Digital Regionalism: Identity, Place and the Ottawa Train StationPublic Deposited
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The Critical Regionalist ethos was born of a staunch distrust to the utopian visions of Internationalism, succeeding in a retreat back to an architecture of local identity. With the onset of the globalized 21st-century architecture practice, digital design tools have subsequently come to homogenize a transnational working methodology where the importance of regional peripheries is receding over time. This thesis questions the role of digital design and regionalism in contemporary architecture. How can architecture reconcile regional identity drivers with the increasing use of digital design tools for complex projects? This thesis uses a digital tool set to interpret natural wood phenomena that constitutes a novel design system. It expands the analysis to interpolate multidirectional patterns that otherwise go unseen. In doing so it reinterprets the genius loci of place for a contemporary digital regionalism. This thesis proposes an amalgamated transit terminal at the Ottawa Train Station.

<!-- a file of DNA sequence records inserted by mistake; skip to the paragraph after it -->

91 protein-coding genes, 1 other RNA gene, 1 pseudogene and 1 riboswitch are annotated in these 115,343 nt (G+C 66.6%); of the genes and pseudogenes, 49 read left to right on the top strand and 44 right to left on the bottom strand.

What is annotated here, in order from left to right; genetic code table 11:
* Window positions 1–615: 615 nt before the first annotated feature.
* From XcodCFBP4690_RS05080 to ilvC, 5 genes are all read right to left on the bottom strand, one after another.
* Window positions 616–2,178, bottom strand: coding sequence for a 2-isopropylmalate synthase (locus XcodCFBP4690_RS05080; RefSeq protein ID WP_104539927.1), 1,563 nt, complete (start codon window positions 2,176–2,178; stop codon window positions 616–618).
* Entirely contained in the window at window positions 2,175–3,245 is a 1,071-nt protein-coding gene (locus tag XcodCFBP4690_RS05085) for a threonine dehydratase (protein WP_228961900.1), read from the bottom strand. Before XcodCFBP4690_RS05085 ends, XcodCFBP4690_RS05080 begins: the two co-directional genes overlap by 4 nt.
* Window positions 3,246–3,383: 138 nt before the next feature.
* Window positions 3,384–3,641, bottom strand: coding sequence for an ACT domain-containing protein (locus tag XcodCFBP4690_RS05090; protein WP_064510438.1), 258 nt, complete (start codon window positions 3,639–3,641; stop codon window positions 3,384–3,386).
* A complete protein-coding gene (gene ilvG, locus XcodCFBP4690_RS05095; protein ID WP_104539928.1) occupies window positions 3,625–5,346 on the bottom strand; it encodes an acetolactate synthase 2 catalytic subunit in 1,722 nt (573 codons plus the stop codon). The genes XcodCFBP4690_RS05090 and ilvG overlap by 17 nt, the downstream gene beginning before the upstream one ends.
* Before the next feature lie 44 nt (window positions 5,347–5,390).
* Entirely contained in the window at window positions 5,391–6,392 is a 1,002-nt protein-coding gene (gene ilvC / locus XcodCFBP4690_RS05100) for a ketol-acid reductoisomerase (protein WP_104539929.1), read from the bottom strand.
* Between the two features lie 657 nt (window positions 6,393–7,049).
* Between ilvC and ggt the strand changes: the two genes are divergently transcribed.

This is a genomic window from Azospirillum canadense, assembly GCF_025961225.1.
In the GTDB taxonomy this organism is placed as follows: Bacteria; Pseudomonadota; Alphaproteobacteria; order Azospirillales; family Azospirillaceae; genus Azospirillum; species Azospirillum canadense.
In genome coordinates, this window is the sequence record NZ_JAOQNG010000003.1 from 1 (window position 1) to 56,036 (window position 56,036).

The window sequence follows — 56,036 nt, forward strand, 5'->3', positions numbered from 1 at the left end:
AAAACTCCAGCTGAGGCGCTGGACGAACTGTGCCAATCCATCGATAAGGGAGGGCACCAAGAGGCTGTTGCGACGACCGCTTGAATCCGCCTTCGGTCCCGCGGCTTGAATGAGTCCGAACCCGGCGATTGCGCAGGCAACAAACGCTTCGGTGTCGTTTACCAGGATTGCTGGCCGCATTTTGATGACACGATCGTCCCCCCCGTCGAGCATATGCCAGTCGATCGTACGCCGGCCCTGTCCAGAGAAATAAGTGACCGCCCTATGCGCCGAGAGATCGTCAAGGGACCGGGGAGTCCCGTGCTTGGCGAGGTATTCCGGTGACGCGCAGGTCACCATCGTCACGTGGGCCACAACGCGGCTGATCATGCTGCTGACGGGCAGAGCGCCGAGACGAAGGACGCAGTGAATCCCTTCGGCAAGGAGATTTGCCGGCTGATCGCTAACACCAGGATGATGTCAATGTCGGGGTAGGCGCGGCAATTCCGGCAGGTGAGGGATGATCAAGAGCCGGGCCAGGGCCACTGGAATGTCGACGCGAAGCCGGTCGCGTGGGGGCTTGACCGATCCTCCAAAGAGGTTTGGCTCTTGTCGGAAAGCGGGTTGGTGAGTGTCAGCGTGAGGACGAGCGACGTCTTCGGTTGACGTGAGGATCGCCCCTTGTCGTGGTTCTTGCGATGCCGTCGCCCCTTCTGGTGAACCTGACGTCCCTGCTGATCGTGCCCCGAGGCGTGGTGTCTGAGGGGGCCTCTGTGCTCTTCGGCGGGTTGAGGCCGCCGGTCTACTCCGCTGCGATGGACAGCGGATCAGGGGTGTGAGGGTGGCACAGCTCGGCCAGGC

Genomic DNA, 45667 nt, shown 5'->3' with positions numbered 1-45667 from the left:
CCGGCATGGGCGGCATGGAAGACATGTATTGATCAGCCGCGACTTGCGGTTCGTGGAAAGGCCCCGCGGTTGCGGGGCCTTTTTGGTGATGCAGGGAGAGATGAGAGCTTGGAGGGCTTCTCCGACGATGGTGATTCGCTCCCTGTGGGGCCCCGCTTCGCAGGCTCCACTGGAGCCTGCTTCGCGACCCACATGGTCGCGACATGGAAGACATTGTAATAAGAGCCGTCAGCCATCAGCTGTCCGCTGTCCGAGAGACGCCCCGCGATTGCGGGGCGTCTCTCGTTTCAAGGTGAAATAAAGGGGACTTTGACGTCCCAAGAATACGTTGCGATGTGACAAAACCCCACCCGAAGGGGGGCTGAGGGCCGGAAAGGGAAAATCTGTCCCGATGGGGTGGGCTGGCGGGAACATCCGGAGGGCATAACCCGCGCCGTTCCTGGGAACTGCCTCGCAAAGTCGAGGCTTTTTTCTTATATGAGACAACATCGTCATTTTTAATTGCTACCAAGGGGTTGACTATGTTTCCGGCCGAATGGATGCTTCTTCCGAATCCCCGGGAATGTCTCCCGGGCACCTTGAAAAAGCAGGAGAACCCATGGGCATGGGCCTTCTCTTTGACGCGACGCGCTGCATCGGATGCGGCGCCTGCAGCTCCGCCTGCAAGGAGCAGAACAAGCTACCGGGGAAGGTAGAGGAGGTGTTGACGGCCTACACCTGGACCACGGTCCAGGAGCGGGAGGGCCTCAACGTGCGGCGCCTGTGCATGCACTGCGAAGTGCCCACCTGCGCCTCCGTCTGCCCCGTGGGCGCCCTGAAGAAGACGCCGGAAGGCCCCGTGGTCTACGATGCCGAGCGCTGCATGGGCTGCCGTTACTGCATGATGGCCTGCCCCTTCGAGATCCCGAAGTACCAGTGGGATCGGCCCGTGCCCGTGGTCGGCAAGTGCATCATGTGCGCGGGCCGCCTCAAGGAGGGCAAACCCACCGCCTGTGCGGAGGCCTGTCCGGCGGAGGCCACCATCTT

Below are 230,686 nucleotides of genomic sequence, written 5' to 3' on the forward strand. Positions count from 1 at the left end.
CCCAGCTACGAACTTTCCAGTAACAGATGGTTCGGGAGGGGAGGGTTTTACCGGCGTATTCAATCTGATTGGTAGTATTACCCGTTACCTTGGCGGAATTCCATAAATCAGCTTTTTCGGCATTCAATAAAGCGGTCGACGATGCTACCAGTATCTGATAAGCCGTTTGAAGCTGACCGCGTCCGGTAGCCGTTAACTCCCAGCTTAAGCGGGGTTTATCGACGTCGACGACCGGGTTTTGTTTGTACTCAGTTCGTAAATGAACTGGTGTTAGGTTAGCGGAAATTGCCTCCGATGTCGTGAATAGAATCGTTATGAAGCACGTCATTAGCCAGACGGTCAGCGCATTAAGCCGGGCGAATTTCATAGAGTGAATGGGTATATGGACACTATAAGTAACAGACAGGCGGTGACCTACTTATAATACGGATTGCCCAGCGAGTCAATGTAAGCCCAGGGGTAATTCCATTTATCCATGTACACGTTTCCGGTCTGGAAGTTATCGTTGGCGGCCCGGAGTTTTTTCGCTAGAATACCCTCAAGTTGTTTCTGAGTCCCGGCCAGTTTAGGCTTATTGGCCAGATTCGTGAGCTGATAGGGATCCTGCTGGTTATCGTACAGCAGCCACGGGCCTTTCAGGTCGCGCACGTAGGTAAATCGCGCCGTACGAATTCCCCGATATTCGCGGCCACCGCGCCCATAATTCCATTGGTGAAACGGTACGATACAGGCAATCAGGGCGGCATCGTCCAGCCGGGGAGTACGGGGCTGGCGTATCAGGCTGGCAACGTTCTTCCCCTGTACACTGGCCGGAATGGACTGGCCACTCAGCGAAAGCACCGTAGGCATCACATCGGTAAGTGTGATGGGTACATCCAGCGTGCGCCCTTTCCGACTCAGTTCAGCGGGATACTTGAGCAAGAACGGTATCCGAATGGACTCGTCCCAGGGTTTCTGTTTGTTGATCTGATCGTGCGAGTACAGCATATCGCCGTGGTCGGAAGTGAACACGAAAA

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- Copyright © 2015 the author(s). Theses may be used for non-commercial research, educational, or related academic purposes only. Such uses include personal study, research, scholarship, and teaching. Theses may only be shared by linking to Carleton University Institutional Repository and no part may be used without proper attribution to the author. No part may be used for commercial purposes directly or indirectly via a for-profit platform; no adaptation or derivative works are permitted without consent from the copyright owner.
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